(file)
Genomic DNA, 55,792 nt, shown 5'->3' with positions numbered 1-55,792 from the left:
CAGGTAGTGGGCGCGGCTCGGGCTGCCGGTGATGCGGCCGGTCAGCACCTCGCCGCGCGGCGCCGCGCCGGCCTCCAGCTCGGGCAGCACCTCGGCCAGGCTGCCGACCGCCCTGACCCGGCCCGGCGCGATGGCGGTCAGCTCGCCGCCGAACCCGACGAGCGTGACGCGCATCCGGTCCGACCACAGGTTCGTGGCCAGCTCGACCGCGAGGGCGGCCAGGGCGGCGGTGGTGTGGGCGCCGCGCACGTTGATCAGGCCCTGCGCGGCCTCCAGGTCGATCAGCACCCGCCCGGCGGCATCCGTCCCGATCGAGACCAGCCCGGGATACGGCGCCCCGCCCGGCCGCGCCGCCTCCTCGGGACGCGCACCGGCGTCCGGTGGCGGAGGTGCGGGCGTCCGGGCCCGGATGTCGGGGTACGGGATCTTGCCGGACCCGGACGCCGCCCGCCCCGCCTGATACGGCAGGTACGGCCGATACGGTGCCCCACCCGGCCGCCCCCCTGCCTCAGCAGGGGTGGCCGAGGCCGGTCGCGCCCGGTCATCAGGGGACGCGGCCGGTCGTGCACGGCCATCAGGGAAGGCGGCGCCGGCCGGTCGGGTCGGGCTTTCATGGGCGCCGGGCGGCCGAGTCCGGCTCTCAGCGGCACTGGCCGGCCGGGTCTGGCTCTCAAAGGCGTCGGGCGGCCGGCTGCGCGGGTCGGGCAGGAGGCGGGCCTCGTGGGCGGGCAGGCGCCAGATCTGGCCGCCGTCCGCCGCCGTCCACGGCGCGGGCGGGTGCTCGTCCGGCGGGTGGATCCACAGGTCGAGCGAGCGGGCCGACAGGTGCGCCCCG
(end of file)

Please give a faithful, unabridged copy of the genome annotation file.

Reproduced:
Genomic DNA, 55,792 nt, shown 5'->3' with positions numbered 1-55,792 from the left:
CAGGTAGTGGGCGCGGCTCGGGCTGCCGGTGATGCGGCCGGTCAGCACCTCGCCGCGCGGCGCCGCGCCGGCCTCCAGCTCGGGCAGCACCTCGGCCAGGCTGCCGACCGCCCTGACCCGGCCCGGCGCGATGGCGGTCAGCTCGCCGCCGAACCCGACGAGCGTGACGCGCATCCGGTCCGACCACAGGTTCGTGGCCAGCTCGACCGCGAGGGCGGCCAGGGCGGCGGTGGTGTGGGCGCCGCGCACGTTGATCAGGCCCTGCGCGGCCTCCAGGTCGATCAGCACCCGCCCGGCGGCATCCGTCCCGATCGAGACCAGCCCGGGATACGGCGCCCCGCCCGGCCGCGCCGCCTCCTCGGGACGCGCACCGGCGTCCGGTGGCGGAGGTGCGGGCGTCCGGGCCCGGATGTCGGGGTACGGGATCTTGCCGGACCCGGACGCCGCCCGCCCCGCCTGATACGGCAGGTACGGCCGATACGGTGCCCCACCCGGCCGCCCCCCTGCCTCAGCAGGGGTGGCCGAGGCCGGTCGCGCCCGGTCATCAGGGGACGCGGCCGGTCGTGCACGGCCATCAGGGAAGGCGGCGCCGGCCGGTCGGGTCGGGCTTTCATGGGCGCCGGGCGGCCGAGTCCGGCTCTCAGCGGCACTGGCCGGCCGGGTCTGGCTCTCAAAGGCGTCGGGCGGCCGGCTGCGCGGGTCGGGCAGGAGGCGGGCCTCGTGGGCGGGCAGGCGCCAGATCTGGCCGCCGTCCGCCGCCGTCCACGGCGCGGGCGGGTGCTCGTCCGGCGGGTGGATCCACAGGTCGAGCGAGCGGGCCGACAGGTGCGCCCCG